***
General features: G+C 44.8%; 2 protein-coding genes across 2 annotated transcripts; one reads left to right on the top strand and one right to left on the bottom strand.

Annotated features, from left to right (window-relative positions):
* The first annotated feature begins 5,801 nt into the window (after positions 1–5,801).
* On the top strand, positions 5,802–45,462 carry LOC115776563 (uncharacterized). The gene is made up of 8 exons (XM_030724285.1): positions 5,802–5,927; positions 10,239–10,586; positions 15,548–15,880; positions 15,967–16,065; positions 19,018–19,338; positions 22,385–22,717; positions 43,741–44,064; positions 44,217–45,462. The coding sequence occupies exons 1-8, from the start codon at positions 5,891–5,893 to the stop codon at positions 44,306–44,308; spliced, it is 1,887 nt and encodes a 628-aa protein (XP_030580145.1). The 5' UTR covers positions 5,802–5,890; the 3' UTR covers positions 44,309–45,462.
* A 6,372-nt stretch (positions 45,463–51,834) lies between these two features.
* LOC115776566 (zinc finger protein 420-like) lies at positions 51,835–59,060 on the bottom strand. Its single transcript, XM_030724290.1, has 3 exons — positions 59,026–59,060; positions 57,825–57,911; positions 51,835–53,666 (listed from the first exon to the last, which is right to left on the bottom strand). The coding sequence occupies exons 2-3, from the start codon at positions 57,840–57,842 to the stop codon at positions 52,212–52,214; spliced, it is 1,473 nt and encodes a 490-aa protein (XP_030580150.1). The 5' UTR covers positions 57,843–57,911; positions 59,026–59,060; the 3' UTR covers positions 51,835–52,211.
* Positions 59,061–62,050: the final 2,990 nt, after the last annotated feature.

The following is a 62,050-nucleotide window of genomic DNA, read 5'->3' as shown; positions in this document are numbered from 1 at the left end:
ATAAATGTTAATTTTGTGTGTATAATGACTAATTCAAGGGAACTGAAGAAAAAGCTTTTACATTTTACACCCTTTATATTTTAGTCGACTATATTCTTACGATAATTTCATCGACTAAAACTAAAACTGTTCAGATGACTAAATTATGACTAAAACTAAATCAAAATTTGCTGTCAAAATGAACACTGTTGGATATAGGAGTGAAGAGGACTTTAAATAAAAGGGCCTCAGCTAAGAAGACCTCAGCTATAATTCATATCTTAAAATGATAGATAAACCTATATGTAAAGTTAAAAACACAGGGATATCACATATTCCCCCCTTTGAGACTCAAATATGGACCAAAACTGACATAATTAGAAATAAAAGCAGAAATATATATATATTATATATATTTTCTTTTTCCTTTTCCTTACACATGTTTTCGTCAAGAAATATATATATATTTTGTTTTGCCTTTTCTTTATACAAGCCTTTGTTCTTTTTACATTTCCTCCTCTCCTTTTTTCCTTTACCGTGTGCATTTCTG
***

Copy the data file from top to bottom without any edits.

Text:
General features: G+C 44.8%; 2 protein-coding genes across 2 annotated transcripts; one reads left to right on the top strand and one right to left on the bottom strand.

Annotated features, from left to right (window-relative positions):
* The first annotated feature begins 5,801 nt into the window (after positions 1–5,801).
* On the top strand, positions 5,802–45,462 carry LOC115776563 (uncharacterized). The gene is made up of 8 exons (XM_030724285.1): positions 5,802–5,927; positions 10,239–10,586; positions 15,548–15,880; positions 15,967–16,065; positions 19,018–19,338; positions 22,385–22,717; positions 43,741–44,064; positions 44,217–45,462. The coding sequence occupies exons 1-8, from the start codon at positions 5,891–5,893 to the stop codon at positions 44,306–44,308; spliced, it is 1,887 nt and encodes a 628-aa protein (XP_030580145.1). The 5' UTR covers positions 5,802–5,890; the 3' UTR covers positions 44,309–45,462.
* A 6,372-nt stretch (positions 45,463–51,834) lies between these two features.
* LOC115776566 (zinc finger protein 420-like) lies at positions 51,835–59,060 on the bottom strand. Its single transcript, XM_030724290.1, has 3 exons — positions 59,026–59,060; positions 57,825–57,911; positions 51,835–53,666 (listed from the first exon to the last, which is right to left on the bottom strand). The coding sequence occupies exons 2-3, from the start codon at positions 57,840–57,842 to the stop codon at positions 52,212–52,214; spliced, it is 1,473 nt and encodes a 490-aa protein (XP_030580150.1). The 5' UTR covers positions 57,843–57,911; positions 59,026–59,060; the 3' UTR covers positions 51,835–52,211.
* Positions 59,061–62,050: the final 2,990 nt, after the last annotated feature.

The following is a 62,050-nucleotide window of genomic DNA, read 5'->3' as shown; positions in this document are numbered from 1 at the left end:
ATAAATGTTAATTTTGTGTGTATAATGACTAATTCAAGGGAACTGAAGAAAAAGCTTTTACATTTTACACCCTTTATATTTTAGTCGACTATATTCTTACGATAATTTCATCGACTAAAACTAAAACTGTTCAGATGACTAAATTATGACTAAAACTAAATCAAAATTTGCTGTCAAAATGAACACTGTTGGATATAGGAGTGAAGAGGACTTTAAATAAAAGGGCCTCAGCTAAGAAGACCTCAGCTATAATTCATATCTTAAAATGATAGATAAACCTATATGTAAAGTTAAAAACACAGGGATATCACATATTCCCCCCTTTGAGACTCAAATATGGACCAAAACTGACATAATTAGAAATAAAAGCAGAAATATATATATATTATATATATTTTCTTTTTCCTTTTCCTTACACATGTTTTCGTCAAGAAATATATATATATTTTGTTTTGCCTTTTCTTTATACAAGCCTTTGTTCTTTTTACATTTCCTCCTCTCCTTTTTTCCTTTACCGTGTGCATTTCTG